February 15 marks the day, 17 years ago, when global demonstrations against the pending Iraq invasion were so massive that the New York Times called world public opinion “the second superpower.” But the U.S. invaded anyway. So what has become of the momentous hopes of that day?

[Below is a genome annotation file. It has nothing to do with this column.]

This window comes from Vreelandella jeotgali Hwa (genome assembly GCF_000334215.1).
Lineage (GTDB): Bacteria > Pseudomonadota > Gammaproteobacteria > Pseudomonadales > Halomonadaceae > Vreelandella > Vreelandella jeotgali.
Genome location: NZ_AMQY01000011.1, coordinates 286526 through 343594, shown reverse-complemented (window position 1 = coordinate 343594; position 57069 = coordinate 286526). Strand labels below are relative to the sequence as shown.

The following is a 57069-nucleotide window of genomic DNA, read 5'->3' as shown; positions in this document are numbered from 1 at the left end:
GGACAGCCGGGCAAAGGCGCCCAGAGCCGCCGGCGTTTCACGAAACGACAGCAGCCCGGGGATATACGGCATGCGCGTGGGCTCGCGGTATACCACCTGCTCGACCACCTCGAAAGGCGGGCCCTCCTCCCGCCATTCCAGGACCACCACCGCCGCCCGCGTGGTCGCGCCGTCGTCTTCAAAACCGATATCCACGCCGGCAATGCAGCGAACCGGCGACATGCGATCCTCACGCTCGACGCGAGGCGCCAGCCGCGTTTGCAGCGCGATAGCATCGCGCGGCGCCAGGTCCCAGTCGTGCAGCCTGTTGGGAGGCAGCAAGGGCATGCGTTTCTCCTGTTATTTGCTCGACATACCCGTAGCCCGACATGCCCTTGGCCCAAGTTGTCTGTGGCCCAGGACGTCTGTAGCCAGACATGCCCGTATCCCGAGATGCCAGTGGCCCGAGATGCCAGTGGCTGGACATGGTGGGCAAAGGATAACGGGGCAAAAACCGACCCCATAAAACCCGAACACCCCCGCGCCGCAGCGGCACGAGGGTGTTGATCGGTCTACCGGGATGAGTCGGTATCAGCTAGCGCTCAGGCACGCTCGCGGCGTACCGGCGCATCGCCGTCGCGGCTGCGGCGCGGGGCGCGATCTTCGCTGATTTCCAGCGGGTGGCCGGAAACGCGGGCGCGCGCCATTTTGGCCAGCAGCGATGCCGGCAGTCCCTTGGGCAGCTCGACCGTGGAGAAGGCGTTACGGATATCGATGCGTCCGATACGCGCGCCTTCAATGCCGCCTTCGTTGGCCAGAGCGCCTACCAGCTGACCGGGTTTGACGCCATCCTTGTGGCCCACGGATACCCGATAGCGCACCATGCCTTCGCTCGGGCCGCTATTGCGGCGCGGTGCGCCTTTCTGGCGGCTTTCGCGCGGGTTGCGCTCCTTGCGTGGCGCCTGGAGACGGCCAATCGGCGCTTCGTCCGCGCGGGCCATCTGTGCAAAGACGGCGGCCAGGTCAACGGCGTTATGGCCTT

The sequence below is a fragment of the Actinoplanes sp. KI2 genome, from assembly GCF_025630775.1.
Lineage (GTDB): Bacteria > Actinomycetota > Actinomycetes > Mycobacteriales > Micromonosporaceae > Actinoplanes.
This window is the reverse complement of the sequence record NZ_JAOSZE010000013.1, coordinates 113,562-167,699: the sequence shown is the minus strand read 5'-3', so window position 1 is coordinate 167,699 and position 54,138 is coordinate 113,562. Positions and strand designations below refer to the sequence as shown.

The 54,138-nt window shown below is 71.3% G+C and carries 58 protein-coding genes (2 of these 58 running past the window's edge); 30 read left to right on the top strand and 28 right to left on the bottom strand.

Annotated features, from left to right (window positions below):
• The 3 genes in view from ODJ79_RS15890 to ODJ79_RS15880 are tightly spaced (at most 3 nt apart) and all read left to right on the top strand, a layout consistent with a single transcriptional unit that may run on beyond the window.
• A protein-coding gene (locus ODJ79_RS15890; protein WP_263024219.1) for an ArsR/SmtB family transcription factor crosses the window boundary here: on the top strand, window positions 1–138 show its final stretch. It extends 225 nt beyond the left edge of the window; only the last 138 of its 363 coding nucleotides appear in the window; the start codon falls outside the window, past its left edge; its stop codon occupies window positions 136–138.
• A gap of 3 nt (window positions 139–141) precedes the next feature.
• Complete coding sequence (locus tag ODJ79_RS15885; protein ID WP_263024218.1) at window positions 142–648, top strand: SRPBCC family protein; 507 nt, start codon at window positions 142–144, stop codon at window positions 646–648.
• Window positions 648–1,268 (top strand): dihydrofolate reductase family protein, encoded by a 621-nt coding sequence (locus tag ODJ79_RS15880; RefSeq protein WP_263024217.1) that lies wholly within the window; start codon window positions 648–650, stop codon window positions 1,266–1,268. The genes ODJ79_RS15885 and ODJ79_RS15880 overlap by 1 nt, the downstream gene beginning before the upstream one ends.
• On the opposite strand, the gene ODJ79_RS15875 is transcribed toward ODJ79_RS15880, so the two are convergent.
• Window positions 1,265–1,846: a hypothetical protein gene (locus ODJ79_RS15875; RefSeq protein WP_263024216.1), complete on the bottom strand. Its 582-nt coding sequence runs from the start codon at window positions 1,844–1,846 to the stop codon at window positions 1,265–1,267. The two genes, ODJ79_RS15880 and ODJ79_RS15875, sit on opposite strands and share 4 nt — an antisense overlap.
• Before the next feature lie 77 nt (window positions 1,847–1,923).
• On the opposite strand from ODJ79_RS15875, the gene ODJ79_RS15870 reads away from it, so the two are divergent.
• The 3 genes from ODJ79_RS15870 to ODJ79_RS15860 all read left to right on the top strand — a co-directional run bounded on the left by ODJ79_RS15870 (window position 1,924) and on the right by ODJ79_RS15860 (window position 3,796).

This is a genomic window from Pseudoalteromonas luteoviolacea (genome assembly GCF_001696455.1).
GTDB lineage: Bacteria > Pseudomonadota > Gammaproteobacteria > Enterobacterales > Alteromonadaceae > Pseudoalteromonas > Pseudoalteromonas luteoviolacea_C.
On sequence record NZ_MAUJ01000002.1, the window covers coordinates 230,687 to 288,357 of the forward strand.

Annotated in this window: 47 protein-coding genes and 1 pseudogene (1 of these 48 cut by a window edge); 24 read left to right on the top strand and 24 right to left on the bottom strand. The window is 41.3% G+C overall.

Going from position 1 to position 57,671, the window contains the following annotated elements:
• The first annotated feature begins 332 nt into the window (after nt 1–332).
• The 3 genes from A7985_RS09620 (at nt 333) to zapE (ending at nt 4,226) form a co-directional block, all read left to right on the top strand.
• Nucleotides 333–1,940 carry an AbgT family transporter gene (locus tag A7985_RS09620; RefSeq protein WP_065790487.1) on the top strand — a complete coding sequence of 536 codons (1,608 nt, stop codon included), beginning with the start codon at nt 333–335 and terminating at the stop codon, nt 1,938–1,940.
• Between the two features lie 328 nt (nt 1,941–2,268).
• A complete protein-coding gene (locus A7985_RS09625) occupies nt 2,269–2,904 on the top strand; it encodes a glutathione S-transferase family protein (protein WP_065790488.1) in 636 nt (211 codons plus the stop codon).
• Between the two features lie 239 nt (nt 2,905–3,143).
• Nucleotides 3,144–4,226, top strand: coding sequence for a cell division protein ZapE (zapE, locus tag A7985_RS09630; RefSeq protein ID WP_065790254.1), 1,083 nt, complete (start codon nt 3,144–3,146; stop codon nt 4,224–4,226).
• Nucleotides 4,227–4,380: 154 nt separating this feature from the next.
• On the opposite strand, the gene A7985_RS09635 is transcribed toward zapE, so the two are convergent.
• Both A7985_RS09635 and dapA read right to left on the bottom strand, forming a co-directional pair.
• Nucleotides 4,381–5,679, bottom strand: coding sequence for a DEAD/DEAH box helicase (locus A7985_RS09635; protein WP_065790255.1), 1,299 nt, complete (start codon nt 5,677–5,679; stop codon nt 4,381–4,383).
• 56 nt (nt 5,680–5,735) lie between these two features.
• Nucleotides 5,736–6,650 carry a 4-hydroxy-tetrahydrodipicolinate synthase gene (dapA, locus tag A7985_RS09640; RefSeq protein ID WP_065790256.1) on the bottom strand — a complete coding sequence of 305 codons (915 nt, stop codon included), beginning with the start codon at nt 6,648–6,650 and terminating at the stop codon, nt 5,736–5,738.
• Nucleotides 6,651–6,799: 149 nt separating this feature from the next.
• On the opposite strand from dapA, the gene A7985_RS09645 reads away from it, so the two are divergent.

The U.S. military has not won a war since 1945, unless you count recovering the tiny colonial outposts of Grenada, Panama and Kuwait, but there is one threat it has consistently outmanoeuvred without firing more than a few deadly rifle shots and some tear gas. Ironically, this existential threat is the very one that could peacefully cut it down to size and take away its most dangerous and expensive weapons: its own peace-loving citizens.
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